So it was with a little trepidation that I committed to this challenge. But I was also excited! There’s a whole website devoted to these 28 days, and there are people blogging about their experiences. Some of the bloggers are experienced meditators, and others are novices. Every day I can peruse the site and see what speaks to me that day.  And there’s a structure to the month (I like structure!) Each week we’re focusing on a different aspect of meditation.

Okay, so back to Week One. Week One was all about the breath. The first aspect of meditation is learning to stabilize  your attention, and the way it’s usually done is by focusing on the breath. The directions are really simple. You take a few deep breaths, and then you just let your breathing settle at its natural pace. She suggests you do this for twenty minutes. When you notice thoughts, you just let them go and bring your attention back to the breath. Easy, right? I’ll include a link at the end of this post to a three-minute video that shows Sharon Salzberg teaching this.

Here are some random realizations I made throughout the week:

  • I can meditate in the middle of a messy room. One day I had the idea to redo the decorations on the fireplace mantle. This led to a lot of other changes–switch out pillows on the couch, bring things in from different rooms… I had stuff everywhere (it looked like a Hobby Lobby clearance sale), and I wasn’t happy with the way it was going. I wanted so badly to finish, or at least clean up and put it back the way it was. Yet time was running out and I needed to get my meditation in.  I was so proud of myself because I sat down, right there in the middle of the mess, and just did it. (I read somewhere that meditation is mostly about sitting down, shutting up, and seeing what happens.)
  • It does not kill me to ignore my phone alerting me of an incoming text, and I will remember to silence it in the future.
  • Sometimes focusing on my breath was relaxing and I felt all warm and tingly. Other times, I felt agitated and wanted to get up before it was time. Both experiences were actually okay.
  • It’s really hard to meditate with dogs around. Lily thinks she needs to be on my lap 24/7! And Larry thinks he’s a cat the way he nuzzles up against me.
  • I got tearful during a few of my sessions, but I was compassionate with myself (yea!) and was able to keep going without it being a huge sob fest (and even that would have been okay).
  • I skipped one day and I didn’t beat myself up about it. I did, however,  rationalize that there are actually 29 days in February this year, so I was still on track for the 28 day challenge.
  • You can’t fail at meditating! Sharon Salzberg talks about “The Magic Moment”–that moment when your attention naturally wanders. It’s in that very moment when you have a choice to act differently. Do you criticize yourself for this lapse in attention? Or do you simply say, “Oh, my mind wandered. Let’s go back to the breath now.” She says the magic moment is the ability to start over.  One day this week I found myself frustrated and getting irritable. It actually crossed my mind to say to myself,  “Hey, this is a magic moment. I can do an attitude adjustment right here and now.” I was amazed that just a few days of meditating was already making a difference.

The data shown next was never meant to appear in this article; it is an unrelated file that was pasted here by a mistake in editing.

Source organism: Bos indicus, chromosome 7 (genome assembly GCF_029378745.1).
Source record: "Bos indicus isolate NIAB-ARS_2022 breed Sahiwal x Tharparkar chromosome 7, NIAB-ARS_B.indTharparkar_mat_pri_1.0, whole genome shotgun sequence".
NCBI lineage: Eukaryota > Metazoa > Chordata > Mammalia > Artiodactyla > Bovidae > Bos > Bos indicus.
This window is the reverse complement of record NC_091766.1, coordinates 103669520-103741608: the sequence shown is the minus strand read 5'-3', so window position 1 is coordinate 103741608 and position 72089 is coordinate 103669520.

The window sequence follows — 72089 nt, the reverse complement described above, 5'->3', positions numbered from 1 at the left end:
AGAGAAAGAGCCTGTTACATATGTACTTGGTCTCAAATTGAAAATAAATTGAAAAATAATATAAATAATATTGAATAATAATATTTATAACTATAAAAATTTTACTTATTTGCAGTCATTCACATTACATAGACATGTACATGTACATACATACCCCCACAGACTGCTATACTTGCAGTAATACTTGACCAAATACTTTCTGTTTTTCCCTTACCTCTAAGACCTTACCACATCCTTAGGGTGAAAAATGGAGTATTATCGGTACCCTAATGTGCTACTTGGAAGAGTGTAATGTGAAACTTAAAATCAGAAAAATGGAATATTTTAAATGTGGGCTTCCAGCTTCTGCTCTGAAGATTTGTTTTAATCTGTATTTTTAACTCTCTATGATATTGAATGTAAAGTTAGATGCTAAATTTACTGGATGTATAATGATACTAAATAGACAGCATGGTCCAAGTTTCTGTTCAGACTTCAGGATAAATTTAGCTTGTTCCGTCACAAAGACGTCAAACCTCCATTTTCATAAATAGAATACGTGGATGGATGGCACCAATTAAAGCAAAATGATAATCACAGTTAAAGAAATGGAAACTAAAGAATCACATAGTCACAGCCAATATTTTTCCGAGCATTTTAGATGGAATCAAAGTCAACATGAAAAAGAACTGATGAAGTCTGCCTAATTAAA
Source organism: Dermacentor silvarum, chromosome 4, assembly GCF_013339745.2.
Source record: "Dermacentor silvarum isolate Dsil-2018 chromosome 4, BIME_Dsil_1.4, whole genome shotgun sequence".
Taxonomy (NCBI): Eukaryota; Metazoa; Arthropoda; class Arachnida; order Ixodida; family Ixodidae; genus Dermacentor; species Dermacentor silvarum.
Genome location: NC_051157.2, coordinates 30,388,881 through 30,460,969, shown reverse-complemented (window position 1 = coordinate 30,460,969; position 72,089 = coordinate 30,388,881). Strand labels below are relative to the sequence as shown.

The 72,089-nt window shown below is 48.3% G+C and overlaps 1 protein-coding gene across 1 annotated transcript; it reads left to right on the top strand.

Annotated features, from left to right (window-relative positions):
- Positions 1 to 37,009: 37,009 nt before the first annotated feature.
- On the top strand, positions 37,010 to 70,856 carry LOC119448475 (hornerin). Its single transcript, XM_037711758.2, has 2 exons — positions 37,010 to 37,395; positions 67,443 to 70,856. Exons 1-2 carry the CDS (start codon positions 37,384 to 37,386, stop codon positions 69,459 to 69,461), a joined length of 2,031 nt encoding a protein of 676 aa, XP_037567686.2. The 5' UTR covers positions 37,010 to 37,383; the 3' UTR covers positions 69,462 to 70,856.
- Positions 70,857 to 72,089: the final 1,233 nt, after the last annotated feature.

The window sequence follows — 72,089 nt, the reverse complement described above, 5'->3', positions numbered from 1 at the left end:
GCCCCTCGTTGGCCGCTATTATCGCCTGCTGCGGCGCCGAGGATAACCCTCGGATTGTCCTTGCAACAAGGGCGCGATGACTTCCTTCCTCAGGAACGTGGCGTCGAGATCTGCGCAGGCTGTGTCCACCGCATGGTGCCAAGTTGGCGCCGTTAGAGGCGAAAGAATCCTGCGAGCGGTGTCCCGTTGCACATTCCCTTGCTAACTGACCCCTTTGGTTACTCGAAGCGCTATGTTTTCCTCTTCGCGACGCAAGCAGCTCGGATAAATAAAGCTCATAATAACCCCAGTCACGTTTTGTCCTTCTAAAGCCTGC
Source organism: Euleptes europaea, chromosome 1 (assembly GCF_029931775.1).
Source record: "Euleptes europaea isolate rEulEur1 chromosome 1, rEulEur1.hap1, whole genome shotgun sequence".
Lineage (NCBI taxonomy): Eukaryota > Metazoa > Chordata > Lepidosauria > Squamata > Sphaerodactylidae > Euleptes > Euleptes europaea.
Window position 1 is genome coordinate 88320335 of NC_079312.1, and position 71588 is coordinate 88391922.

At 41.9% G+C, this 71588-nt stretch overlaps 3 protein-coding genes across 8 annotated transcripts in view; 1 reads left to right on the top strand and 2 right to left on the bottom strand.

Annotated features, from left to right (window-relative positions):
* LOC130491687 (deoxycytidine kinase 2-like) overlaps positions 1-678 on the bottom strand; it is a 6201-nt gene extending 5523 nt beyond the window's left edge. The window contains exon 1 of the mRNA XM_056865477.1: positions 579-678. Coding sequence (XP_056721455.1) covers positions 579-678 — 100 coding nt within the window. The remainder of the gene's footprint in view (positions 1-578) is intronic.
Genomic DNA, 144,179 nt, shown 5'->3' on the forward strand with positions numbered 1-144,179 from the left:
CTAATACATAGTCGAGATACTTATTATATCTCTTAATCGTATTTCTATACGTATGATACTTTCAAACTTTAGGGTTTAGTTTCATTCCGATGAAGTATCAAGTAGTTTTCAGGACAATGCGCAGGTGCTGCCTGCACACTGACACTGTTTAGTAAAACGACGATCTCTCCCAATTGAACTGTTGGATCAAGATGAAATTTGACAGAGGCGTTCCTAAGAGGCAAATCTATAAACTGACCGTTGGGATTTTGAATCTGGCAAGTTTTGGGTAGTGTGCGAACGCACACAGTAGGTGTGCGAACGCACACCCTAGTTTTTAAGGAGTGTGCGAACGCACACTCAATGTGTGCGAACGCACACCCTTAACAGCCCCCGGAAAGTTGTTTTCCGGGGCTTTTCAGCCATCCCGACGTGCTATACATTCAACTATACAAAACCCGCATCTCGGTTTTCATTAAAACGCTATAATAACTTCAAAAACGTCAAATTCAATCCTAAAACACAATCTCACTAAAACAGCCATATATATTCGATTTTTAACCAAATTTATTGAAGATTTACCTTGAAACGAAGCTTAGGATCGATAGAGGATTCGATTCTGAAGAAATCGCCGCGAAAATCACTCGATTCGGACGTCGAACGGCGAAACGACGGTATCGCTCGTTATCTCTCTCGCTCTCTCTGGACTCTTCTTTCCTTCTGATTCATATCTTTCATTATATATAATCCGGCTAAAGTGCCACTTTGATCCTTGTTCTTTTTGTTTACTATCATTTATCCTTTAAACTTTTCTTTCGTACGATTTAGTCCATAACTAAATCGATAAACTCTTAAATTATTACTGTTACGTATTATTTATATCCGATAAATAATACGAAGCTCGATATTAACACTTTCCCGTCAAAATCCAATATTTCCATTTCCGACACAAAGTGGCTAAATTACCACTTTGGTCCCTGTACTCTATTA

All in all, Week One was freeing as I realized that every breath is a chance to begin again.

Here’s the link I promised you of Sharon teaching about the breath.

Let It Be Easy

photo by Greg Markway

As I’ve been tuning in to my self-talk over these past few weeks, I keep hearing the word, “pressure.”  I think I need to do things on a certain timetable and with a certain level of quality. And then that pressured feeling turns into procrastination. In talking with the insightful Beth Beulow of The Introvert Entrepreneur, she suggested something along the lines of, maybe if I loosened the screws a little bit that feeling of pressure would morph into inspiration. I’m not sure if those were her exact words, but I definitely heard “Loosen the Screws!” (What? Me a little uptight?)

There’s a certain paradox in this self-compassion “project.” How do I not turn it into one more thing to stress over?

The other night I couldn’t sleep, and instead of getting all worked up like I usually do, a phrase kept running through my mind: “Let it be easy.” As I said in my last post, I’ve been doing a lot of reading, so I don’t know if I’d just read this (I can’t find it anywhere now), or heard it in one of the guided meditations I’ve been listening to, or just maybe, my “unconscious” knew what I needed to hear. “Let it be easy” is not something I’m used to doing. I typically make things more complicated than they probably need to be.

But in the spirit of self-compassion, I’m going to try to hold this project gently and lightly, like you’d hold a butterfly in your hand. What does that mean?

First of all, I’m going to ease up on any expectation of outcome. For example, I’m constantly saying things to myself such as, “Will this post be helpful?” or “Will this resonate with people?” Originally, I’d thought that one of my guiding principles of this blog was going to be, “If I help even one person, the blog is not in vain.” Yeah, I’m a helper through and through. And that’s a good thing for a psychologist. But there are pitfalls, too. In The Mindful Path to Self-Compassion, Christopher Germer says that “attachment” is a danger for helpers. I think he means attachment in the sense of wanting things to go a certain way. He gently reminds us helpers that everyone is responsible for their own happiness. So I’m going to go out on a limb here and say that if this blog speaks to someone, great. But if I only help myself through this process of blogging, that’s more than enough.  (After all, he also says “Self-compassion is the foundation of compassion for others.”)